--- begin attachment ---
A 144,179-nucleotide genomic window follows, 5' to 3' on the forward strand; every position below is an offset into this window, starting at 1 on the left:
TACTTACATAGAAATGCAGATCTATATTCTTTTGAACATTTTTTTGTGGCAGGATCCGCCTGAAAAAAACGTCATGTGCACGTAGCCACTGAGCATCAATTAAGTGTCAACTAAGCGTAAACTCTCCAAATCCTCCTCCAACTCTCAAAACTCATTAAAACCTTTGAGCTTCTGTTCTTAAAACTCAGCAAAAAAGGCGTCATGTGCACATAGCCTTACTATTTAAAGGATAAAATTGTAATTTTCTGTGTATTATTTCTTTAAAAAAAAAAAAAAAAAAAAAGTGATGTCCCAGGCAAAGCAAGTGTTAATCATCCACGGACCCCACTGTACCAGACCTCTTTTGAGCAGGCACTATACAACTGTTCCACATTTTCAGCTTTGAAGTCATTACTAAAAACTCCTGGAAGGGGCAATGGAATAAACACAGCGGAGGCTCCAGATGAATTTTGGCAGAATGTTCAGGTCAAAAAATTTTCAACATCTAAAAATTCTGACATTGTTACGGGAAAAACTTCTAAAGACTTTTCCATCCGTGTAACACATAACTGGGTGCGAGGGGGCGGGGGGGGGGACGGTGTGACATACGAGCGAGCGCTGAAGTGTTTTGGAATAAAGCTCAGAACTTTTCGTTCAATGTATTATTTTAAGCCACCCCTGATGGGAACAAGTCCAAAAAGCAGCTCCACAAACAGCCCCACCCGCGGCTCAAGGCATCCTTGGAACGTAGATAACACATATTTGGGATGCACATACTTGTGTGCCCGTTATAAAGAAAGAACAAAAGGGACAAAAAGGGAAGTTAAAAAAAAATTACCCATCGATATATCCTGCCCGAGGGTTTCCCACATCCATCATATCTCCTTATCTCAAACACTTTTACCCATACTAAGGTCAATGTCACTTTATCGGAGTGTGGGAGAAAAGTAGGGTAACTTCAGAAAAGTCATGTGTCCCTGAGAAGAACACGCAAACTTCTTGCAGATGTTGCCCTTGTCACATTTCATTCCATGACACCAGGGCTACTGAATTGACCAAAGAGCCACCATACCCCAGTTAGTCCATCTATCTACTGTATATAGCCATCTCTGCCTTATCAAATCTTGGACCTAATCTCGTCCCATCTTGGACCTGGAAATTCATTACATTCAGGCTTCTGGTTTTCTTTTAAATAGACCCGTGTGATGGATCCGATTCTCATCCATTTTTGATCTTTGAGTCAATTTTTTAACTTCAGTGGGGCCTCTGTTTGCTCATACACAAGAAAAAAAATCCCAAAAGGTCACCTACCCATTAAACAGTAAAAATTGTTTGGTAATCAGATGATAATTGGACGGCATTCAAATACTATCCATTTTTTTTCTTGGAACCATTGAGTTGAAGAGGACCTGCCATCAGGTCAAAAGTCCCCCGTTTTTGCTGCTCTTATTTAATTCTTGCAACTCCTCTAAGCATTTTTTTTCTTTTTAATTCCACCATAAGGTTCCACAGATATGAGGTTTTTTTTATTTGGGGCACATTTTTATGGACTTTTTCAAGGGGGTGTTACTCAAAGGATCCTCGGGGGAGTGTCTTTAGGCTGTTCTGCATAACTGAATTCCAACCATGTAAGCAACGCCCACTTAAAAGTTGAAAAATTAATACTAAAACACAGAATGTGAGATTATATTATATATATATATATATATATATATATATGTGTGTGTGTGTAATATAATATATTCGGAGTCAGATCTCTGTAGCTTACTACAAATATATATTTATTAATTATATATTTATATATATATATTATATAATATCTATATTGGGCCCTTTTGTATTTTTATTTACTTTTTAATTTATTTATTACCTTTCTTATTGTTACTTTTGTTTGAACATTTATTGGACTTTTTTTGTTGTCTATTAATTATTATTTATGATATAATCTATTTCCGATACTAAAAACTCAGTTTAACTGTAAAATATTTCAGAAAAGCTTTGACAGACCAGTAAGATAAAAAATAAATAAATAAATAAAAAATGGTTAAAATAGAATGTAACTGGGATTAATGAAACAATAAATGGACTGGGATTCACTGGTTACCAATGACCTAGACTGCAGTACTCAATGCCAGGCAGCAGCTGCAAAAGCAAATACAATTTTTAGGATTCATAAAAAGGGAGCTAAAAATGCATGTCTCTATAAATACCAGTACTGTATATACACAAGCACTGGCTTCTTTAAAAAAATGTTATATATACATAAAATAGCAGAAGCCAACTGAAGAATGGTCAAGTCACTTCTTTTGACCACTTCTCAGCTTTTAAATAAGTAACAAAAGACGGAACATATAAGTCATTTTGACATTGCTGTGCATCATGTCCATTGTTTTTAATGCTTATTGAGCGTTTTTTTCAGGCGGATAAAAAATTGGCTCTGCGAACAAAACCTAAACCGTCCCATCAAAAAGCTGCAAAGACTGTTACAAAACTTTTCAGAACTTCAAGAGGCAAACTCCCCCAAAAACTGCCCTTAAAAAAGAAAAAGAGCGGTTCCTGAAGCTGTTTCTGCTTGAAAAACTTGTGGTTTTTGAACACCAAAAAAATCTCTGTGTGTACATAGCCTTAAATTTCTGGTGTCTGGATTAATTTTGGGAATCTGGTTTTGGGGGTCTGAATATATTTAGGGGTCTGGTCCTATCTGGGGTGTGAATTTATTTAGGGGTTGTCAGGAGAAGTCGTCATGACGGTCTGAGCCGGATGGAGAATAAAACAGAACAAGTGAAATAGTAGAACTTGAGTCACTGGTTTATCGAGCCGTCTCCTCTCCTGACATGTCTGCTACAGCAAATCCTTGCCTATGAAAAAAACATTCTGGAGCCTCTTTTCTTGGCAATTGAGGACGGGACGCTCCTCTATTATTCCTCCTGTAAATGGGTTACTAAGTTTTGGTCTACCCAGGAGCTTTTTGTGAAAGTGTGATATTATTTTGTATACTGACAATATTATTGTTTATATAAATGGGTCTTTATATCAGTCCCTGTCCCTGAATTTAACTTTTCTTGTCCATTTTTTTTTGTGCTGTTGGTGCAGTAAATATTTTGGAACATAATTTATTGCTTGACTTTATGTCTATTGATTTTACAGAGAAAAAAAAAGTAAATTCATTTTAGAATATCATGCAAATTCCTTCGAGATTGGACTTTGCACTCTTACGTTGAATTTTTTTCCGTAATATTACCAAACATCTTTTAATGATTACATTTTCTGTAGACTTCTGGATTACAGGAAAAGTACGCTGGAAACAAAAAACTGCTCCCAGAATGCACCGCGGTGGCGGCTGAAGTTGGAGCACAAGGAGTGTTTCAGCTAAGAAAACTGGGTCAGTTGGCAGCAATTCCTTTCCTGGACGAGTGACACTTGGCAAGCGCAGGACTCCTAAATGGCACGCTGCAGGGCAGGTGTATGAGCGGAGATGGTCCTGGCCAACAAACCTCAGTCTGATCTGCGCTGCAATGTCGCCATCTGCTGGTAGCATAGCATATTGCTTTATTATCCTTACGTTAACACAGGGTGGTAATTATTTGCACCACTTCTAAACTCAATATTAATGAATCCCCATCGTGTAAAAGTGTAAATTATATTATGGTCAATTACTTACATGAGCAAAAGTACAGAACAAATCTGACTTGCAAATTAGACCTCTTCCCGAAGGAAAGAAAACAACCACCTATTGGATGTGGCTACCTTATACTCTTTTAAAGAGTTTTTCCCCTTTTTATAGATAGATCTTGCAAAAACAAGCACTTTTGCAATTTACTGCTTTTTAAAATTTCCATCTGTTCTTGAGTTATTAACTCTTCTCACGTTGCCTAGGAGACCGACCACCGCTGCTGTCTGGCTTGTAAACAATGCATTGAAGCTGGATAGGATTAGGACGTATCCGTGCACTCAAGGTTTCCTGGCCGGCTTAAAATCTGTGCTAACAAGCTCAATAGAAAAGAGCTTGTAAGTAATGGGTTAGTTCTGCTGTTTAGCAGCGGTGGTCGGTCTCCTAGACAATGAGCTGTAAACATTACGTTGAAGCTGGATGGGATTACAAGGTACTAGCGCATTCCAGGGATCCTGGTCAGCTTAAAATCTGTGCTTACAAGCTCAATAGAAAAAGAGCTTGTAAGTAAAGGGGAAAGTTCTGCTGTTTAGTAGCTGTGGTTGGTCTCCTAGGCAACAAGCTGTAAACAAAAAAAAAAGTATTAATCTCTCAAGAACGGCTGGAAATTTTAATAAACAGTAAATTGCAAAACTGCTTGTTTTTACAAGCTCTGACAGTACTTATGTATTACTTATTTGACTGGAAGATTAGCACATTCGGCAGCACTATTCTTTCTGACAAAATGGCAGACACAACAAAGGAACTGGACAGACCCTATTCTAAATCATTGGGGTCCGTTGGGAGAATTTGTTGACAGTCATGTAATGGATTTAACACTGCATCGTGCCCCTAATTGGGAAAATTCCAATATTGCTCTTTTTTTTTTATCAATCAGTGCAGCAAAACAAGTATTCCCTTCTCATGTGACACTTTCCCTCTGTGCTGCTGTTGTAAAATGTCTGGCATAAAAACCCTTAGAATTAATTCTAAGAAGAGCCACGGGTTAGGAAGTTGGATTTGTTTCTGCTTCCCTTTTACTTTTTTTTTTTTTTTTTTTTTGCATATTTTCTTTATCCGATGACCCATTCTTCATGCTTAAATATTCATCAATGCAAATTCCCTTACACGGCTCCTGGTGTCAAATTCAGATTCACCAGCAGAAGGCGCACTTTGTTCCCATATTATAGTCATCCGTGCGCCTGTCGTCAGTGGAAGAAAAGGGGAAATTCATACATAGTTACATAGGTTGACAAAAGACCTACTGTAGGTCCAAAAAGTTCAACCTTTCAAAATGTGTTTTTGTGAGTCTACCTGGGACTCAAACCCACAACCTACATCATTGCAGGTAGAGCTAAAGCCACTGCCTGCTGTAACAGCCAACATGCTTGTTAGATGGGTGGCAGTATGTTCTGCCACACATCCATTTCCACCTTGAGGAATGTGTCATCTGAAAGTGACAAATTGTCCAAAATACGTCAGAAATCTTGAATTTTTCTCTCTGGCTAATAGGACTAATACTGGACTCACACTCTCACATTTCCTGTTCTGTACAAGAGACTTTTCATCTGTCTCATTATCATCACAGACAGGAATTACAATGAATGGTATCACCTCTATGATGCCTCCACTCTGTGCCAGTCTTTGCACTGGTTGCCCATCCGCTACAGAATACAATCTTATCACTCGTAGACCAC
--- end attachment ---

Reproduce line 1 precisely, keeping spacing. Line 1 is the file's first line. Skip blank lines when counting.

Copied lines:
A 144,179-nucleotide genomic window follows, 5' to 3' on the forward strand; every position below is an offset into this window, starting at 1 on the left: